Japanese walnut
Foliage and nuts
Scientific classification Edit this classification
Kingdom: Plantae
Clade: Tracheophytes
Clade: Angiosperms
Clade: Eudicots
Clade: Rosids
Order: Fagales
Family: Juglandaceae
Genus: Juglans
Section: Juglans sect. Cardiocaryon
J. ailantifolia
Binomial name
Juglans ailantifolia

Juglans ailantifolia (synonyms J. cordiformis and J. sieboldiana and J. mandshurica var. sachalinensis), the Japanese walnut (Japanese: 鬼胡桃, romanizedoni-gurumi), is a species of walnut native to Japan and Sakhalin.[1] It is a deciduous tree growing to 20 m (66 ft) tall, rarely 30 m (98 ft), and 40–80 cm (16–31 in) stem diameter, with light grey bark. The leaves are pinnate, 50–90 cm (20–35 in) long, with 11–17 leaflets, each leaflet 7–16 cm (2.8–6.3 in) long and 3–5 cm (1.2–2.0 in) broad. The whole leaf is downy-pubescent, and a somewhat brighter, yellower green than many other tree leaves. The male flowers are inconspicuous yellow-green catkins produced in spring at the same time as the new leaves appear. The female flowers have pink/red pistils. The fruit is a nut, produced in bunches of 4–10 together; the nut is spherical, 3–5 cm long and broad, surrounded by a green husk before maturity in mid autumn.


The edible nuts have an oily texture. The husks are also used to make a yellowish dye.

The very bold, decorative leaves and catkins produced in spring make it a common ornamental tree for planting in parks and large gardens.

Unlike the closely related and very similar North American butternut, Japanese walnut is resistant to the canker disease caused by the fungus Sirococcus clavigignenti-juglandacearum.[2] This has led to its being planted as a replacement for butternuts in North America. The two species hybridise readily; the resulting hybrid Juglans x bixbyi (otherwise known as J. cinerea x ailantifolia or 'buartnut') is also resistant to canker and is likewise planted as a replacement for butternuts. Japanese walnut is distinguished from butternut by its larger leaves and round (not oval) nuts. Prospect Rock Permaculture in Vermont has been backcrossing buartnuts with native butternuts, resulting in 'butterbuarts', which will most likely bear greater resemblance to the butternut parentage, although may also be more susceptible to the canker.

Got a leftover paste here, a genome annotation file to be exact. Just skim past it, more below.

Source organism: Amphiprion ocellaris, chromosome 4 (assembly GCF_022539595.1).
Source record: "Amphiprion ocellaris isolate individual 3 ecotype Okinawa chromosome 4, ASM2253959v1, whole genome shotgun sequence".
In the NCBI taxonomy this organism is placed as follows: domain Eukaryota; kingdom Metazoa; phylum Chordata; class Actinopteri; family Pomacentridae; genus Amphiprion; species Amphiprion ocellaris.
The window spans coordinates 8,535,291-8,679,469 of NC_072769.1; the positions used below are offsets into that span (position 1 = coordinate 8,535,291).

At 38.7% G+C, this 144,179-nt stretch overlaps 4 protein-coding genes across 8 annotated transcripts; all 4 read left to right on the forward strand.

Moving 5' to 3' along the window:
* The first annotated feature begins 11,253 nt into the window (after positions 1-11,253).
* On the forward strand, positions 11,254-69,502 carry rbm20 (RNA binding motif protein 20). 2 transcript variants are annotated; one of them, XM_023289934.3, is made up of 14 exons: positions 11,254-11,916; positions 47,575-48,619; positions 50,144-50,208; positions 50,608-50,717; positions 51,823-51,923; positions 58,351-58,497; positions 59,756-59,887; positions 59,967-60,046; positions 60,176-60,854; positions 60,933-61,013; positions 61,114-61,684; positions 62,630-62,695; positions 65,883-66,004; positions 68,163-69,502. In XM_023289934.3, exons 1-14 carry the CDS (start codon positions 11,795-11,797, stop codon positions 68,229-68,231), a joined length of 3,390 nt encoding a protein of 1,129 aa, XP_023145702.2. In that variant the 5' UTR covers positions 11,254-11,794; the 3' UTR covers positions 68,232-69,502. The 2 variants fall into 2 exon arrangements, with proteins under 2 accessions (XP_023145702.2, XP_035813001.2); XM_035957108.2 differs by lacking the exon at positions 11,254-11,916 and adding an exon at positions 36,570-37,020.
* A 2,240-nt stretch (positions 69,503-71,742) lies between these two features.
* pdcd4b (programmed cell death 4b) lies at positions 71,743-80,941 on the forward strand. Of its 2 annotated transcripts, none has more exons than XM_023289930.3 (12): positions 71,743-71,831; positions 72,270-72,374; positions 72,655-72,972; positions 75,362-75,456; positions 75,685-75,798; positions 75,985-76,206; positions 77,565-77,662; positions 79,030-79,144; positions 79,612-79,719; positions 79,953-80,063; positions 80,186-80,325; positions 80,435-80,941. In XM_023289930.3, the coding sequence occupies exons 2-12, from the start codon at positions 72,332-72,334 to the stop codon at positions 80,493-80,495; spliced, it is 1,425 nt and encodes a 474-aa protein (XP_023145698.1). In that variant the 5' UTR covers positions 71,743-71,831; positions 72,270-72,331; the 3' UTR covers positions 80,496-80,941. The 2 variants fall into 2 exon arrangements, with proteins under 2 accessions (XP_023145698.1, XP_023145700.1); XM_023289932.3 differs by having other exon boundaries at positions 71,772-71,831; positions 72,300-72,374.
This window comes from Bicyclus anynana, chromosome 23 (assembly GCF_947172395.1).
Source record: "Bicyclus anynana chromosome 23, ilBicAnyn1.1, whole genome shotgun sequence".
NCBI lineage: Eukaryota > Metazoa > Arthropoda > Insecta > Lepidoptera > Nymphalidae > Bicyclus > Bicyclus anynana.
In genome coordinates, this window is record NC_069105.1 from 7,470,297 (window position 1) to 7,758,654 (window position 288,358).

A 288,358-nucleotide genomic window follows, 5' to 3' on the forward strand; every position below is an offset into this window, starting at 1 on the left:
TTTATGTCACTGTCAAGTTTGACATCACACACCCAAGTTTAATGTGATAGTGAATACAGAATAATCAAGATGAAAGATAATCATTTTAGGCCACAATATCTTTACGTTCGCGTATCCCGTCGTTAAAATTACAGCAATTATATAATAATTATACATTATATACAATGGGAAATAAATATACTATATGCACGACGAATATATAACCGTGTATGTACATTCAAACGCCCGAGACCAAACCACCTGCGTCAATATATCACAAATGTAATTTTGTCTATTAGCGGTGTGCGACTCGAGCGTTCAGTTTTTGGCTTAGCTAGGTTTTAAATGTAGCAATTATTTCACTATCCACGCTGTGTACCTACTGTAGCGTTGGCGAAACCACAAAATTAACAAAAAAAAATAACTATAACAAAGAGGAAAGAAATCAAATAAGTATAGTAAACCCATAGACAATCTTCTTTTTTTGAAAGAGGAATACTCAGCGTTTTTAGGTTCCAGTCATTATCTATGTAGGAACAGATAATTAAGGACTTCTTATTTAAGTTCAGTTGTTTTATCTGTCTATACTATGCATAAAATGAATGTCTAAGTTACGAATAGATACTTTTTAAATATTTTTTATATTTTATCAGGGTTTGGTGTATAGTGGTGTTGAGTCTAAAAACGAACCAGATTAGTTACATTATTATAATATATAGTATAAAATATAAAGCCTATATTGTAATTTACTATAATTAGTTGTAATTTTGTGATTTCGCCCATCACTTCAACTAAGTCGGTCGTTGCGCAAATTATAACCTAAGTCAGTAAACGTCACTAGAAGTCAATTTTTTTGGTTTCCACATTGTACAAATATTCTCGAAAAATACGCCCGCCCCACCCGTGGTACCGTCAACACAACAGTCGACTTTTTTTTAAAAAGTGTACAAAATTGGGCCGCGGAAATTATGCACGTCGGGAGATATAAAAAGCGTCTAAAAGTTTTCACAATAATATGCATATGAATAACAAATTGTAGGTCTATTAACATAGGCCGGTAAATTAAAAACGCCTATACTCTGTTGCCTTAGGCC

The wood is light and takes polish well, but is of much lower quality than Persian walnut wood. It is often used to make furniture.


The heartnut is a cultivar of Japanese walnut distinguished by its fruit, which is heart-shaped in cross-section, very hard to crack, and able to yield unbroken nut meat when cracked. The heartnut is a sweet nut without a bitter aftertaste often intrinsic with black and Persian walnuts. This is the subspecies that hybridizes with butternuts, creating 'buartnuts', or Juglans x bixbyi. Toyo Tire evaluated that the shell was very hard and that the fragments were sharp, and it came to be used as a material for snow tires (studless tires).[citation needed]


The only significant disease Japanese walnuts are susceptible to is the walnut bunch disease.


  1. ^ Kimura, Megumi K.; Goto, Susumu; Suyama, Yoshihisa; Matsui, Masaki; Woeste, Keith; Seiwa, Kenji (August 2012). "Morph-specific mating patterns in a low-density population of a heterodichogamous tree, Juglans ailantifolia". Plant Ecology. 213 (9): 1477–1487. doi:10.1007/s11258-012-0105-6. ISSN 1385-0237.
  2. ^ Hoban, Sean; Romero-Severson, Jeanne (October 2011). "Homonymy, synonymy and hybrid misassignments in butternut (Juglans cinerea) and Japanese walnut (Juglans ailantifolia) nut cultivars". Genetic Resources and Crop Evolution. 59 (7): 1397–1405. doi:10.1007/s10722-011-9767-5. ISSN 0925-9864.